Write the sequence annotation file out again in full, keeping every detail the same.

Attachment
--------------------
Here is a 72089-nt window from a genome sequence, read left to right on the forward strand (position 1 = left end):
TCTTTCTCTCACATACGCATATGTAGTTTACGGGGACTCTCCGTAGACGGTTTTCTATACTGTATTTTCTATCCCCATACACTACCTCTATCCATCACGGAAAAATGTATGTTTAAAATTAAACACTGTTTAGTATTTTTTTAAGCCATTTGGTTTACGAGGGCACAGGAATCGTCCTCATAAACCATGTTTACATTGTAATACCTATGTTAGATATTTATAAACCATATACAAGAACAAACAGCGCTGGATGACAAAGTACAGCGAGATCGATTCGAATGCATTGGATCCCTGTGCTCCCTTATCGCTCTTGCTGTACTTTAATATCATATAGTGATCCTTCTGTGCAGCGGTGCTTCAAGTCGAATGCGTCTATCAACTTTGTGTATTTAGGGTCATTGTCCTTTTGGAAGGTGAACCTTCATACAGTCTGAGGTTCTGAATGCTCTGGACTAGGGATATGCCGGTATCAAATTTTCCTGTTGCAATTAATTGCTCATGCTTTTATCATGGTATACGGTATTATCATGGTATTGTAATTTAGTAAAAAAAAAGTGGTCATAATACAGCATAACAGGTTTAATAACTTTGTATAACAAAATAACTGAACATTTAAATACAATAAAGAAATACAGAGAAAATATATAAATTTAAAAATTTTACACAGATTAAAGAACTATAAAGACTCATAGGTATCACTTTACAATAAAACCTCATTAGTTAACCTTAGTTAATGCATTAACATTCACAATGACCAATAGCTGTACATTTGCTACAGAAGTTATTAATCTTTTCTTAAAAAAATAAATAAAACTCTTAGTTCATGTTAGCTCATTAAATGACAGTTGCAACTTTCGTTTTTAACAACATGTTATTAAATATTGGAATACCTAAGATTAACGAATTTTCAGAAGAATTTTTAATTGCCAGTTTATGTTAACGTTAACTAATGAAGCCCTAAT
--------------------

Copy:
Here is a 72089-nt window from a genome sequence, read left to right on the forward strand (position 1 = left end):
TCTTTCTCTCACATACGCATATGTAGTTTACGGGGACTCTCCGTAGACGGTTTTCTATACTGTATTTTCTATCCCCATACACTACCTCTATCCATCACGGAAAAATGTATGTTTAAAATTAAACACTGTTTAGTATTTTTTTAAGCCATTTGGTTTACGAGGGCACAGGAATCGTCCTCATAAACCATGTTTACATTGTAATACCTATGTTAGATATTTATAAACCATATACAAGAACAAACAGCGCTGGATGACAAAGTACAGCGAGATCGATTCGAATGCATTGGATCCCTGTGCTCCCTTATCGCTCTTGCTGTACTTTAATATCATATAGTGATCCTTCTGTGCAGCGGTGCTTCAAGTCGAATGCGTCTATCAACTTTGTGTATTTAGGGTCATTGTCCTTTTGGAAGGTGAACCTTCATACAGTCTGAGGTTCTGAATGCTCTGGACTAGGGATATGCCGGTATCAAATTTTCCTGTTGCAATTAATTGCTCATGCTTTTATCATGGTATACGGTATTATCATGGTATTGTAATTTAGTAAAAAAAAAGTGGTCATAATACAGCATAACAGGTTTAATAACTTTGTATAACAAAATAACTGAACATTTAAATACAATAAAGAAATACAGAGAAAATATATAAATTTAAAAATTTTACACAGATTAAAGAACTATAAAGACTCATAGGTATCACTTTACAATAAAACCTCATTAGTTAACCTTAGTTAATGCATTAACATTCACAATGACCAATAGCTGTACATTTGCTACAGAAGTTATTAATCTTTTCTTAAAAAAATAAATAAAACTCTTAGTTCATGTTAGCTCATTAAATGACAGTTGCAACTTTCGTTTTTAACAACATGTTATTAAATATTGGAATACCTAAGATTAACGAATTTTCAGAAGAATTTTTAATTGCCAGTTTATGTTAACGTTAACTAATGAAGCCCTAAT